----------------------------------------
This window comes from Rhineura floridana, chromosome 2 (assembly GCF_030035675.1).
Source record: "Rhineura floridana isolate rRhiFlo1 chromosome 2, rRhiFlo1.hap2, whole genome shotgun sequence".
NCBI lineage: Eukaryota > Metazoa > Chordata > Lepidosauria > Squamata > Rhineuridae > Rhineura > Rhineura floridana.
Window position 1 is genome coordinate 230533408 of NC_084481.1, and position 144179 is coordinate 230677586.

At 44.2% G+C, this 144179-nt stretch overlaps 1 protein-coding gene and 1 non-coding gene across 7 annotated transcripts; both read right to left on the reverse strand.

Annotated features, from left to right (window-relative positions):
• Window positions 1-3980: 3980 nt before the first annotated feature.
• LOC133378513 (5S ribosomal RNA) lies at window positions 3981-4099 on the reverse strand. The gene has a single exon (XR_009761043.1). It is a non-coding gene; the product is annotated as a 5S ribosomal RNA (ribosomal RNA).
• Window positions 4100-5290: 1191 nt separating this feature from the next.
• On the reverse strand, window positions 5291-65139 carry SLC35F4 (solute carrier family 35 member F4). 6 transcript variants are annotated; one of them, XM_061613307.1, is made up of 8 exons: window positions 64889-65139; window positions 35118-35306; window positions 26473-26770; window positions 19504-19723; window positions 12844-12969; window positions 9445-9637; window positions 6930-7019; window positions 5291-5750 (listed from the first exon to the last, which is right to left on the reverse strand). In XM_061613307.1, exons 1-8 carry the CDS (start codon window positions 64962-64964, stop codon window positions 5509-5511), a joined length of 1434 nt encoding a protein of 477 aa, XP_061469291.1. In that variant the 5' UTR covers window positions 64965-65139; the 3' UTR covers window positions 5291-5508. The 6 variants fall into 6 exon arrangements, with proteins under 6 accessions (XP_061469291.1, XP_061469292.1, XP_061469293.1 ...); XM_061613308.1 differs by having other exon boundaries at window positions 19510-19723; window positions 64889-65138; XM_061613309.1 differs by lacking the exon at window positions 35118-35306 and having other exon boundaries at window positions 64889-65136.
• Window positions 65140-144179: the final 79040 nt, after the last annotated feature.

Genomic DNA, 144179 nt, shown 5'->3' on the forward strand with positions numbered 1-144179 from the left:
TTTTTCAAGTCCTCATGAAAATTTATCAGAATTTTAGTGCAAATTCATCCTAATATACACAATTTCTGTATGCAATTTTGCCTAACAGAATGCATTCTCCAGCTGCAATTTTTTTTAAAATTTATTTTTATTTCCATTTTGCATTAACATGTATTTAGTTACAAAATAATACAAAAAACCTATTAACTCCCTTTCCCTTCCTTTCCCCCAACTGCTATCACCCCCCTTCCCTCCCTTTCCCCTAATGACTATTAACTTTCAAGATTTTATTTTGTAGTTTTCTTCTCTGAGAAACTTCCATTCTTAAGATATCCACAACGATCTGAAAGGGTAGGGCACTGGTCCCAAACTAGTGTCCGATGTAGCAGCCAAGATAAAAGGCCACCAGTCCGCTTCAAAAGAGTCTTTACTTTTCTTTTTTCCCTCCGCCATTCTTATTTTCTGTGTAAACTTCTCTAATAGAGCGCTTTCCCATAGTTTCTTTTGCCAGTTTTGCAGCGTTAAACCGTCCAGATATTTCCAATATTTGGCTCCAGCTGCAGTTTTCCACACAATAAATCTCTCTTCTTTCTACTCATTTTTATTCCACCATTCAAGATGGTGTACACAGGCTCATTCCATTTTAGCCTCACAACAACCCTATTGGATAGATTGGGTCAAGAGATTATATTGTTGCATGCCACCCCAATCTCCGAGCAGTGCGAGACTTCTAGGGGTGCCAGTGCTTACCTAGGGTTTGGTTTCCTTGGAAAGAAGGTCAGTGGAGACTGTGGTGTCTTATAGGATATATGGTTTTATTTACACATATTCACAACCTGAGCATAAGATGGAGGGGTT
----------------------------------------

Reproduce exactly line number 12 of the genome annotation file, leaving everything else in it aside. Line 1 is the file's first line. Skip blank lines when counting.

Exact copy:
Genomic DNA, 144179 nt, shown 5'->3' on the forward strand with positions numbered 1-144179 from the left: